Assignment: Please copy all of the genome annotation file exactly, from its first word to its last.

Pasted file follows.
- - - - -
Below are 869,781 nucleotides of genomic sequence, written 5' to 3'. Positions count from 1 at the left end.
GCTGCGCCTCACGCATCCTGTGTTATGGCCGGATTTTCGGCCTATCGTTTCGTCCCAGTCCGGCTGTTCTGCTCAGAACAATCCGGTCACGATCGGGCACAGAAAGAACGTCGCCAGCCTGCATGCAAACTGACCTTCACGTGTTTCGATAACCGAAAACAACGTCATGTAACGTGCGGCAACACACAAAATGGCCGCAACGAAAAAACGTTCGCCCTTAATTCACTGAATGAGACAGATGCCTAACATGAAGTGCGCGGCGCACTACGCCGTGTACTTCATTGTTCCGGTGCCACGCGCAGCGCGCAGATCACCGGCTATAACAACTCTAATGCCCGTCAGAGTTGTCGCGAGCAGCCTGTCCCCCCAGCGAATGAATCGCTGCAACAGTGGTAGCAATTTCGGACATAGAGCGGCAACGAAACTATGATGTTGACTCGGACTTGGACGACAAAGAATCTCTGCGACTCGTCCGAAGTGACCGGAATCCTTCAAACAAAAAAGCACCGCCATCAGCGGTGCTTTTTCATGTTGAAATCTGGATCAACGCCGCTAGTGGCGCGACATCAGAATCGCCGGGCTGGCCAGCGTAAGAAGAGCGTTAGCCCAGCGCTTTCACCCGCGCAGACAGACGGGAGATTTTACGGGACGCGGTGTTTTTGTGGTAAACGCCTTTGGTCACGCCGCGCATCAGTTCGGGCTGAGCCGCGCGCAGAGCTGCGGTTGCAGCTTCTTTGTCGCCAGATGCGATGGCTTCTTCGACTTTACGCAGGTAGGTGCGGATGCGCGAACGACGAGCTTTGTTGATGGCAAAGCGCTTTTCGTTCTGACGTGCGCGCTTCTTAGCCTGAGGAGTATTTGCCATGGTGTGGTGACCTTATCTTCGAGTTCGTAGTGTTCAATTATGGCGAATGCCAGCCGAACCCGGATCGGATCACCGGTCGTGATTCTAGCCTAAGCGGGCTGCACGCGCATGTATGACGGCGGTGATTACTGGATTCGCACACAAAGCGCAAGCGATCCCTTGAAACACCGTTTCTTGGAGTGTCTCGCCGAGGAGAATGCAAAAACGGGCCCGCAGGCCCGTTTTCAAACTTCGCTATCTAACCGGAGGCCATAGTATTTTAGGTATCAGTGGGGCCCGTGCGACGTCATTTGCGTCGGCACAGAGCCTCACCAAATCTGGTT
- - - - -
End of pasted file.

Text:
Below are 869,781 nucleotides of genomic sequence, written 5' to 3'. Positions count from 1 at the left end.
GCTGCGCCTCACGCATCCTGTGTTATGGCCGGATTTTCGGCCTATCGTTTCGTCCCAGTCCGGCTGTTCTGCTCAGAACAATCCGGTCACGATCGGGCACAGAAAGAACGTCGCCAGCCTGCATGCAAACTGACCTTCACGTGTTTCGATAACCGAAAACAACGTCATGTAACGTGCGGCAACACACAAAATGGCCGCAACGAAAAAACGTTCGCCCTTAATTCACTGAATGAGACAGATGCCTAACATGAAGTGCGCGGCGCACTACGCCGTGTACTTCATTGTTCCGGTGCCACGCGCAGCGCGCAGATCACCGGCTATAACAACTCTAATGCCCGTCAGAGTTGTCGCGAGCAGCCTGTCCCCCCAGCGAATGAATCGCTGCAACAGTGGTAGCAATTTCGGACATAGAGCGGCAACGAAACTATGATGTTGACTCGGACTTGGACGACAAAGAATCTCTGCGACTCGTCCGAAGTGACCGGAATCCTTCAAACAAAAAAGCACCGCCATCAGCGGTGCTTTTTCATGTTGAAATCTGGATCAACGCCGCTAGTGGCGCGACATCAGAATCGCCGGGCTGGCCAGCGTAAGAAGAGCGTTAGCCCAGCGCTTTCACCCGCGCAGACAGACGGGAGATTTTACGGGACGCGGTGTTTTTGTGGTAAACGCCTTTGGTCACGCCGCGCATCAGTTCGGGCTGAGCCGCGCGCAGAGCTGCGGTTGCAGCTTCTTTGTCGCCAGATGCGATGGCTTCTTCGACTTTACGCAGGTAGGTGCGGATGCGCGAACGACGAGCTTTGTTGATGGCAAAGCGCTTTTCGTTCTGACGTGCGCGCTTCTTAGCCTGAGGAGTATTTGCCATGGTGTGGTGACCTTATCTTCGAGTTCGTAGTGTTCAATTATGGCGAATGCCAGCCGAACCCGGATCGGATCACCGGTCGTGATTCTAGCCTAAGCGGGCTGCACGCGCATGTATGACGGCGGTGATTACTGGATTCGCACACAAAGCGCAAGCGATCCCTTGAAACACCGTTTCTTGGAGTGTCTCGCCGAGGAGAATGCAAAAACGGGCCCGCAGGCCCGTTTTCAAACTTCGCTATCTAACCGGAGGCCATAGTATTTTAGGTATCAGTGGGGCCCGTGCGACGTCATTTGCGTCGGCACAGAGCCTCACCAAATCTGGTT